Future plans for speedway site

The College Station Planning and Zoning Commission will get its first look this evening at the preliminary plan for the Southern Pointe subdivision, the municipal utility district that’s planned to replace the Texas World Speedway. 

The College Station Planning and Zoning Commission will get its first look this evening at the preliminary plan for the Southern Pointe subdivision, the municipal utility district that's planned to replace the Texas World Speedway. 

Several agreements related to the county's first municipal utility district -- originally created by resolution in March 2014 -- have been approved, and the plan to be considered by the commissioners today marks the initial stages of the design of the 553-acre development just outside the city limits off Texas 6. The preliminary designs for the master-planned community call for 1,994 single-family lots, two commercial lots, an urban lot, a school, a fire station and parkland. 

"This is the first step as far as visually what the subdivision will look like," said senior planner Jenifer Paz, the project manager for the development. "This will establish the design."

In March, the City Council approved a development agreement that extends the city's planning authority over the municipal utility district, or MUD. While the district is located within the city's extraterritorial jurisdiction, the agreement sets development standards for land use, density and more that are comparable to what would be required within the city limits. 

Planning and zoning commissioners will consider 23 waivers for subdivision regulations related to block lengths and perimeters, street projections, parking and access ways that have been requested for the development. If any of the requested waivers are denied, the preliminary plan also must be denied, Paz said. City staff have recommended denial of 11 of the requested waivers. 

A MUD is a political subdivision of the state authorized by the Texas Commission on Environmental Quality to provide water, sewer, drainage and other services within the district's boundaries. Created as a way to finance infrastructure, developers front the costs of MUDs and are later reimbursed through the issuance of bonds. Taxes assessed on property within a MUD can also cover expenses. 

When and if the preliminary plan for the MUD is approved by the planning and zoning commissioners, Paz said the next step will be for the subdivision to be platted in phases -- the final design for the subdivision can be tweaked during that process if the developer identifies a need to make changes to better reflect market demands.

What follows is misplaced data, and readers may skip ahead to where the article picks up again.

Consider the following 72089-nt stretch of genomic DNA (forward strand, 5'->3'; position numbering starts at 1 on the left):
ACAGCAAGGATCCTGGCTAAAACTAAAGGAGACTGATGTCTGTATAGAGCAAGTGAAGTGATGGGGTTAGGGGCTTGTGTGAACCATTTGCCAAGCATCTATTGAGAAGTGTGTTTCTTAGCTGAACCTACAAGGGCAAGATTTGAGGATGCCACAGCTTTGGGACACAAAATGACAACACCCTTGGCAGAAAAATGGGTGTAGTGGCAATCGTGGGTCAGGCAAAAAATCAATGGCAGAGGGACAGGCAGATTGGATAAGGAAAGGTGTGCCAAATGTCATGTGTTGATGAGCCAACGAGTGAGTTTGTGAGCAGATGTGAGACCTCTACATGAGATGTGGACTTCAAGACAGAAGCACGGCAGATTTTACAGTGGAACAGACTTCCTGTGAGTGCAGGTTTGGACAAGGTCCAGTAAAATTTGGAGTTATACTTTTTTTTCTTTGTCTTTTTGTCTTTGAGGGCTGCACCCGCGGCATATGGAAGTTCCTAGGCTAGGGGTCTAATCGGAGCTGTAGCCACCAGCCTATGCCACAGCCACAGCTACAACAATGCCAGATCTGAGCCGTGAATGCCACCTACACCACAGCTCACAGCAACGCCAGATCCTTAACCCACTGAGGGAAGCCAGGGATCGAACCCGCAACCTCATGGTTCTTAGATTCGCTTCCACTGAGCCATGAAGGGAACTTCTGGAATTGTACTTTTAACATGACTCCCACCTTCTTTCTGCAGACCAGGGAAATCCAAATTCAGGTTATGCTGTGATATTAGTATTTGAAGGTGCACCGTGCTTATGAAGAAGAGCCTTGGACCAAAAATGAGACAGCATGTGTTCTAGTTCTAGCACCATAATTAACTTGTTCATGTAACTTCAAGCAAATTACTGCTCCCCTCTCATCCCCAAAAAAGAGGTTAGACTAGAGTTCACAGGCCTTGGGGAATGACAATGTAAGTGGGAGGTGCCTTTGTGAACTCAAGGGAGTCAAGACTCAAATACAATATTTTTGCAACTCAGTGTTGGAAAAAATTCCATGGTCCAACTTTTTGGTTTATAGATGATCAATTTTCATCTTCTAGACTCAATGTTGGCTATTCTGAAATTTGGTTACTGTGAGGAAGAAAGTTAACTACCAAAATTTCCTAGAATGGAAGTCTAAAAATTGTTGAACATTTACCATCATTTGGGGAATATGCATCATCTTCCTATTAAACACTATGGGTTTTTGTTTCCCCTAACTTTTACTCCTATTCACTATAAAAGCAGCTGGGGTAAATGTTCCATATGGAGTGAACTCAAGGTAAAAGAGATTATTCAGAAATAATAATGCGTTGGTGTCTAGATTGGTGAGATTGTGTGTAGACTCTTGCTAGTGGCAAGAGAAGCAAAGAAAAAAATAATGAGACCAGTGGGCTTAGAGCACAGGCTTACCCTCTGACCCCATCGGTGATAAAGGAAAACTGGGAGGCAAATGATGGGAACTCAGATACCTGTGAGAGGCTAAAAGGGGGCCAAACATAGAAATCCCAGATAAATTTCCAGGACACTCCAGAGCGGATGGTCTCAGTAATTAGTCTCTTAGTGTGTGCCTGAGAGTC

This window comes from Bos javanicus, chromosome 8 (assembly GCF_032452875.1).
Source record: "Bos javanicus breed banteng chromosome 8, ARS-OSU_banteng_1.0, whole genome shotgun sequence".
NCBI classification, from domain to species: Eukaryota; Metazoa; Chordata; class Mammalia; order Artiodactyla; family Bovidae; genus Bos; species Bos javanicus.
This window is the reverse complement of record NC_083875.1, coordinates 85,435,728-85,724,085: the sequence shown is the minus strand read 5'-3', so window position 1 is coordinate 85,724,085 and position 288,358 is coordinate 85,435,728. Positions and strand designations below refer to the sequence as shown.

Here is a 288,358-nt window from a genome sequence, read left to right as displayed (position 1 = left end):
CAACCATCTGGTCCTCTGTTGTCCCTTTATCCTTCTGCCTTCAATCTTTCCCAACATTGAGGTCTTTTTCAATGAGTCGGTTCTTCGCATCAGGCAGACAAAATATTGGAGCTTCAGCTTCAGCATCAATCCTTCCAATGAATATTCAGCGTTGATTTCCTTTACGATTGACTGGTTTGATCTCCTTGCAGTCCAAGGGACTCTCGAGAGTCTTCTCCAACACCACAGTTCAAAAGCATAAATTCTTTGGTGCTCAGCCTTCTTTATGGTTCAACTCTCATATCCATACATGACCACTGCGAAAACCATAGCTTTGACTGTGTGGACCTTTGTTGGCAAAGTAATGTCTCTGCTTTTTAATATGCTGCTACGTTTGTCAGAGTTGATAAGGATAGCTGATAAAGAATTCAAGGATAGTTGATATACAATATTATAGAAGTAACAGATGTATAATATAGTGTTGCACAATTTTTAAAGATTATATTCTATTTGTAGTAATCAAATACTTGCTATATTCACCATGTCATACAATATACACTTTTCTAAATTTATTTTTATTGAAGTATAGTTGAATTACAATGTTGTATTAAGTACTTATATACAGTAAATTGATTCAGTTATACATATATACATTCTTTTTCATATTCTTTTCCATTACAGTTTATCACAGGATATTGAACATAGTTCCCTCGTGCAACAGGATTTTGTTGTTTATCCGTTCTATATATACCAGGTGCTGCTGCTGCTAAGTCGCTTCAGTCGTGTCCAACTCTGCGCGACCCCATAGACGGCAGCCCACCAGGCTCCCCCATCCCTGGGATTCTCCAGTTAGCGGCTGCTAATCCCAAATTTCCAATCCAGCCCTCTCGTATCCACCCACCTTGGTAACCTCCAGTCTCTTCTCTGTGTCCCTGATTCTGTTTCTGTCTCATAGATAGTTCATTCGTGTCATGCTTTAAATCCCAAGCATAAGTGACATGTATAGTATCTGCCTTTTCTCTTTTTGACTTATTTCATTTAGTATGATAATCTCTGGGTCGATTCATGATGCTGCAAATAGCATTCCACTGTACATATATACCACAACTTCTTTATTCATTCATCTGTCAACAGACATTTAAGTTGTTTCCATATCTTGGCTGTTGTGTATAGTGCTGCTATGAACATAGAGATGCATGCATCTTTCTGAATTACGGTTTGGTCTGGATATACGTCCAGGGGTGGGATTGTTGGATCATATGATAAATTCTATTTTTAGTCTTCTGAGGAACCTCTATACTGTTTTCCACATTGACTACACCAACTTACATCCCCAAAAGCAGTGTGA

A utility agreement approved in May makes the MUD responsible for all design and construction costs for all water and wastewater infrastructure for the development, while the city will provide the required capacity to serve it. A strategic partnership agreement adopted at the same time also outlines terms and conditions for the future annexation of the MUD into the city limits. 

Approval of the preliminary plans would bring the Southern Pointe subdivision one step closer to reality. While the MUD will eventually sit on the site of the super-speedway in south College Station, normal operations there don't appear to be slowing down any time soon.

According to Texas World Speedway's website, private tests and events at the track are scheduled through the end of the year, 

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(1) comment

A. Nerd

Just seems all messed up. If the City want to control what happens on this land, they should have to annex it, provide services and utilities for it, and then get to collect taxes on it. If the City doesn't want to annex and have to build all the roads, water lines and sewer lines to serve it, they shouldn't get any say in what the owner does with it or how he develops it.

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